Tuesday, March 5, 2013

Story Line

Cabin fever has set in and it's a cereal kind of night.

I'm feeling scatterbrained though, and I keep finding things other than Kellogg's boxes to look at, to fidget with: bottomless stacks of kids drawings on the counter, an overdue library book that has just recently had the heart to come out of hiding, and a squirrel, whom we've named Fudge, rollicking in the treeline outside the kitchen windows.

It's Monday, my Friday, which in itself is enough to set me up for not knowing exactly whether I'm coming or going, but on top of the normal Mondayness, the kids are restless and I can tell that we're all longing for spring and open doors and windows and the breathing of something new.

Today there's been jumping on couches, sword fights, Legos, and an impromptu soccer game in the back room, with pillows as goalposts and (wait for it...) a bag of feminine hygiene products for a ball.

This is my life.

They even requested worksheets, just because.

Now that it's dinner time, I'm tired from a weekend of night shifts, but their energy is somehow steadily increasing. They are LOUD and so, yes, cereal.

We go through it so quickly. Most of our shopping is done at Costco, and it's hard to beat their prices, but we tire of their selection sometimes. I keep my eyes out for sales at Safeway and tell the kids that if they can find it for $2 a box, they can have it.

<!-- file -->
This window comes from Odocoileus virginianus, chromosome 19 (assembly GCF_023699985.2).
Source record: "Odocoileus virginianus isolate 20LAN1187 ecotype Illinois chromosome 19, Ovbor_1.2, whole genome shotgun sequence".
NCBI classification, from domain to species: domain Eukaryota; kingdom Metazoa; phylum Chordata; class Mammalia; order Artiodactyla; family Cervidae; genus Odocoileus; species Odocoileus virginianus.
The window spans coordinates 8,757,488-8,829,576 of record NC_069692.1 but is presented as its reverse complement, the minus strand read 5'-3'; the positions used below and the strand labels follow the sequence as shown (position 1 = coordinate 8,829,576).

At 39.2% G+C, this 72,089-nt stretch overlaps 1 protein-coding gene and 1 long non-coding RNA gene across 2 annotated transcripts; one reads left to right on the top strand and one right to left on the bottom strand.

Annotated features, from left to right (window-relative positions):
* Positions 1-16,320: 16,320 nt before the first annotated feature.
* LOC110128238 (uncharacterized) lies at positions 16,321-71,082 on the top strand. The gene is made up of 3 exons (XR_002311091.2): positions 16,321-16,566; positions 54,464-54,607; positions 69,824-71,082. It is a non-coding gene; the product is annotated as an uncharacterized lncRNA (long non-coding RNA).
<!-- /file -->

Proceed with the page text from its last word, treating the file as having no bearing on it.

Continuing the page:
This is how my five year-old has discovered Raisin Bran. He's grabbed himself a spaceman bowl from the drawer now, and is waiting.

He's all smiles and I tease that if it were my bowl of cereal, those raisin thingys would have to go.

But do you know who used love Raisin Bran almost as much as you do?

I see an opportunity here.

My eyes direct him to the picture that's sitting next to the windowsill. The one of my dad and I, taken on my wedding day; he in his kilt and I in my gifted dress; we are making funny faces at each other.

Yep, Grandpa Hal LOVED his Raisin Bran. 

He has never met my dad, but I have the opportunity to twine past and present for my children and so I sprinkle their stories in between  E.B. White, Dahl, and Rowling.

Do you miss him?

Crinkling up my nose, I assure him that I do.

And this is how we thread our day of small things to the bigger picture: with funny faces and two dollar boxes of cereal.

This post is linked up with Heather's free-writing exercise JUST WRITE.  

It is also the inspiration behind a new link-up that I'll be hosting here on Mondays, called Your Story Line. 

We will be writing the stories that we want our children to remember. It may be stories about our family, ourselves, or even moments from their own childhood.

I'm excited and would love for you to join us here. Details will be announced in the coming days, so keep checking back.

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